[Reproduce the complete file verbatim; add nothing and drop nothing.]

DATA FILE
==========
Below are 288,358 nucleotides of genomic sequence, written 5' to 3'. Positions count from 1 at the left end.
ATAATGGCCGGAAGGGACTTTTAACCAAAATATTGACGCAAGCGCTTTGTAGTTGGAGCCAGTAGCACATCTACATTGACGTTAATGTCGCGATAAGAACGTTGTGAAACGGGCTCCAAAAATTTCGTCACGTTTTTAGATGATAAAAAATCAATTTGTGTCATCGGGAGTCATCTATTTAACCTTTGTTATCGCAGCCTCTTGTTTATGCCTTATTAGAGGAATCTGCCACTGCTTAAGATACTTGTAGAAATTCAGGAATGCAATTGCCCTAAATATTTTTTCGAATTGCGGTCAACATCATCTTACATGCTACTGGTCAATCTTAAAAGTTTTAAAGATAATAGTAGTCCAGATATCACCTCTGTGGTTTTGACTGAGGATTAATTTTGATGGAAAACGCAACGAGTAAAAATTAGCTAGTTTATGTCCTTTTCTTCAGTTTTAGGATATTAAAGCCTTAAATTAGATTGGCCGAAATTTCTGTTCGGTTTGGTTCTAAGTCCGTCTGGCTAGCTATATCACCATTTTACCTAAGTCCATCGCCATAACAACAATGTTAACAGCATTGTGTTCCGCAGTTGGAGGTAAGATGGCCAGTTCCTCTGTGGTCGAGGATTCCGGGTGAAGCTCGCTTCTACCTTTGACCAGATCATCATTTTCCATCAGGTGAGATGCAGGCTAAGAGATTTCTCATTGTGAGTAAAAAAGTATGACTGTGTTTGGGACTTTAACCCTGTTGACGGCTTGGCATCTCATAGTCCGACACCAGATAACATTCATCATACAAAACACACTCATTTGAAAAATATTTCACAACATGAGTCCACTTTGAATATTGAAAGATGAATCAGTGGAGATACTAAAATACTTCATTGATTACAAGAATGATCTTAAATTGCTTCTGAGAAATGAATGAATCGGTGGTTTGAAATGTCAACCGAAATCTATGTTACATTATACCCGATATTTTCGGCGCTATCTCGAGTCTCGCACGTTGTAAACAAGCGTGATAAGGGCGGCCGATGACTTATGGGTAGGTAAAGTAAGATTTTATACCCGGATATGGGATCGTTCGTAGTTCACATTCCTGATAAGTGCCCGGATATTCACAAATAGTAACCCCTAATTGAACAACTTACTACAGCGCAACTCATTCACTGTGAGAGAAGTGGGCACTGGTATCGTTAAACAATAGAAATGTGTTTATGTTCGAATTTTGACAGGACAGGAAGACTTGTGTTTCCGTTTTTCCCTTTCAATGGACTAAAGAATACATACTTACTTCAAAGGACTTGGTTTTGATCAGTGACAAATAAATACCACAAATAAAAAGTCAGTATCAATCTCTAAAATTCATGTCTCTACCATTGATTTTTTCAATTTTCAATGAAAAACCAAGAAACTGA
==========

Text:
Below are 288,358 nucleotides of genomic sequence, written 5' to 3'. Positions count from 1 at the left end.
ATAATGGCCGGAAGGGACTTTTAACCAAAATATTGACGCAAGCGCTTTGTAGTTGGAGCCAGTAGCACATCTACATTGACGTTAATGTCGCGATAAGAACGTTGTGAAACGGGCTCCAAAAATTTCGTCACGTTTTTAGATGATAAAAAATCAATTTGTGTCATCGGGAGTCATCTATTTAACCTTTGTTATCGCAGCCTCTTGTTTATGCCTTATTAGAGGAATCTGCCACTGCTTAAGATACTTGTAGAAATTCAGGAATGCAATTGCCCTAAATATTTTTTCGAATTGCGGTCAACATCATCTTACATGCTACTGGTCAATCTTAAAAGTTTTAAAGATAATAGTAGTCCAGATATCACCTCTGTGGTTTTGACTGAGGATTAATTTTGATGGAAAACGCAACGAGTAAAAATTAGCTAGTTTATGTCCTTTTCTTCAGTTTTAGGATATTAAAGCCTTAAATTAGATTGGCCGAAATTTCTGTTCGGTTTGGTTCTAAGTCCGTCTGGCTAGCTATATCACCATTTTACCTAAGTCCATCGCCATAACAACAATGTTAACAGCATTGTGTTCCGCAGTTGGAGGTAAGATGGCCAGTTCCTCTGTGGTCGAGGATTCCGGGTGAAGCTCGCTTCTACCTTTGACCAGATCATCATTTTCCATCAGGTGAGATGCAGGCTAAGAGATTTCTCATTGTGAGTAAAAAAGTATGACTGTGTTTGGGACTTTAACCCTGTTGACGGCTTGGCATCTCATAGTCCGACACCAGATAACATTCATCATACAAAACACACTCATTTGAAAAATATTTCACAACATGAGTCCACTTTGAATATTGAAAGATGAATCAGTGGAGATACTAAAATACTTCATTGATTACAAGAATGATCTTAAATTGCTTCTGAGAAATGAATGAATCGGTGGTTTGAAATGTCAACCGAAATCTATGTTACATTATACCCGATATTTTCGGCGCTATCTCGAGTCTCGCACGTTGTAAACAAGCGTGATAAGGGCGGCCGATGACTTATGGGTAGGTAAAGTAAGATTTTATACCCGGATATGGGATCGTTCGTAGTTCACATTCCTGATAAGTGCCCGGATATTCACAAATAGTAACCCCTAATTGAACAACTTACTACAGCGCAACTCATTCACTGTGAGAGAAGTGGGCACTGGTATCGTTAAACAATAGAAATGTGTTTATGTTCGAATTTTGACAGGACAGGAAGACTTGTGTTTCCGTTTTTCCCTTTCAATGGACTAAAGAATACATACTTACTTCAAAGGACTTGGTTTTGATCAGTGACAAATAAATACCACAAATAAAAAGTCAGTATCAATCTCTAAAATTCATGTCTCTACCATTGATTTTTTCAATTTTCAATGAAAAACCAAGAAACTGA